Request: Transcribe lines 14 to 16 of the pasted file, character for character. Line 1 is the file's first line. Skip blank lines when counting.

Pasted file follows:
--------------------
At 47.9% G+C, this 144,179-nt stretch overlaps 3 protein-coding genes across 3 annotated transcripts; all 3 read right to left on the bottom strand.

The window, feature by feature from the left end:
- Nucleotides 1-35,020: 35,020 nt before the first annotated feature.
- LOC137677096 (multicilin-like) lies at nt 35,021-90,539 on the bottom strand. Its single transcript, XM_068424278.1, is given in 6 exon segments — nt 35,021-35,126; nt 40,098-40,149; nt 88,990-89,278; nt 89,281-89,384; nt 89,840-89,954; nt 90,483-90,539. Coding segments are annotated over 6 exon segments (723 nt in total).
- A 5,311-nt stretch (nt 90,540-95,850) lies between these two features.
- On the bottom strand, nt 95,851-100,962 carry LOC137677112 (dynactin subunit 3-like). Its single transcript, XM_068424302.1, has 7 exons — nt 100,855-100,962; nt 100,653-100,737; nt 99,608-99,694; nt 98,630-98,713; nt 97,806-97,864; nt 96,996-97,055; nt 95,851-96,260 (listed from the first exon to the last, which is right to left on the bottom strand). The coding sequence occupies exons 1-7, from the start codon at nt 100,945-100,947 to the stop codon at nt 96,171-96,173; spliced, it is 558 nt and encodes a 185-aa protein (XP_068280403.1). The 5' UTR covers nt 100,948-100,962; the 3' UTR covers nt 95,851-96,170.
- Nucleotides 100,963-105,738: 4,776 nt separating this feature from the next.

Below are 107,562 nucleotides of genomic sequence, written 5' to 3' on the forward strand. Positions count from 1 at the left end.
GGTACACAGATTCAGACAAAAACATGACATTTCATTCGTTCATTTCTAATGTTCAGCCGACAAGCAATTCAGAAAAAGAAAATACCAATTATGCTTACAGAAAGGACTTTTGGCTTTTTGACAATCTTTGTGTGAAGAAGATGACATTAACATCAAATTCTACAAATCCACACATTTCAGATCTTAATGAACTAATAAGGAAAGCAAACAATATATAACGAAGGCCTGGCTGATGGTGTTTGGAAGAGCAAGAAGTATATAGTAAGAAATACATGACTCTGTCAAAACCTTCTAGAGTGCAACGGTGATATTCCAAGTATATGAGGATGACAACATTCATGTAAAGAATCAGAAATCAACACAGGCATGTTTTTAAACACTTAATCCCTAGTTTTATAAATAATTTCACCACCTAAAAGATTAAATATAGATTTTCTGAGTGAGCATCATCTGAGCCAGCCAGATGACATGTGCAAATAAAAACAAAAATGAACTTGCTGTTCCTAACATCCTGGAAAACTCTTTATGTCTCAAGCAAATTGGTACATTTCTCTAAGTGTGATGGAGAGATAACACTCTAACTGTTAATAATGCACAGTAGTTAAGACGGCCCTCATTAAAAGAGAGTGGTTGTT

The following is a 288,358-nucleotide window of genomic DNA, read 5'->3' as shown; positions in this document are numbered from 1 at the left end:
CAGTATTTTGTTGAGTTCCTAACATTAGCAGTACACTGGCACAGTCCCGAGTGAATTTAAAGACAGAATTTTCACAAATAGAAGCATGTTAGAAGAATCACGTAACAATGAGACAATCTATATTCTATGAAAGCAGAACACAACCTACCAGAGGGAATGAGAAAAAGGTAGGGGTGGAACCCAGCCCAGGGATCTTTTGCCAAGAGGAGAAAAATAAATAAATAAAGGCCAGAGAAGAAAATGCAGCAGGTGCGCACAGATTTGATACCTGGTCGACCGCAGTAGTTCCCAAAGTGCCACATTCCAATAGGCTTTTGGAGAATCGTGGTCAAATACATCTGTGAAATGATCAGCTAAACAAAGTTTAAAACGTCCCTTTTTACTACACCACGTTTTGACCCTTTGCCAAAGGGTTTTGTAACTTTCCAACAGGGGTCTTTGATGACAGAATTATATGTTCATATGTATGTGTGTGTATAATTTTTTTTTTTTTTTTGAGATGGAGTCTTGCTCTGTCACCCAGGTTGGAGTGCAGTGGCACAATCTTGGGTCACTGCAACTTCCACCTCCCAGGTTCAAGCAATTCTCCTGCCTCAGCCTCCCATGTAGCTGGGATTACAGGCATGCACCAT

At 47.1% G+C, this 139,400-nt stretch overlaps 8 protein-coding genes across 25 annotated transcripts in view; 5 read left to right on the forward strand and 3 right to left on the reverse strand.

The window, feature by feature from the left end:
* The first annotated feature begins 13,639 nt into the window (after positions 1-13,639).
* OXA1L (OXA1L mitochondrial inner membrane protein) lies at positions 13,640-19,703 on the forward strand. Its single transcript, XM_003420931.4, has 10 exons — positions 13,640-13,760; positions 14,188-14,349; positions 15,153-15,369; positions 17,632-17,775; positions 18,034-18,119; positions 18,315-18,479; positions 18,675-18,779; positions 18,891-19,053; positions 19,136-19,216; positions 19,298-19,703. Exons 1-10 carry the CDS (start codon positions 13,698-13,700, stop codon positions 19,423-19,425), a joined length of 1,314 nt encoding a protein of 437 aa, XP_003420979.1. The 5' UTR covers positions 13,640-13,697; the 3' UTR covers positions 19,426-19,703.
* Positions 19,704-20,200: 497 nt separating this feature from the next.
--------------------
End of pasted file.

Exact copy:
* The first annotated feature begins 13,639 nt into the window (after positions 1-13,639).
* OXA1L (OXA1L mitochondrial inner membrane protein) lies at positions 13,640-19,703 on the forward strand. Its single transcript, XM_003420931.4, has 10 exons — positions 13,640-13,760; positions 14,188-14,349; positions 15,153-15,369; positions 17,632-17,775; positions 18,034-18,119; positions 18,315-18,479; positions 18,675-18,779; positions 18,891-19,053; positions 19,136-19,216; positions 19,298-19,703. Exons 1-10 carry the CDS (start codon positions 13,698-13,700, stop codon positions 19,423-19,425), a joined length of 1,314 nt encoding a protein of 437 aa, XP_003420979.1. The 5' UTR covers positions 13,640-13,697; the 3' UTR covers positions 19,426-19,703.
* Positions 19,704-20,200: 497 nt separating this feature from the next.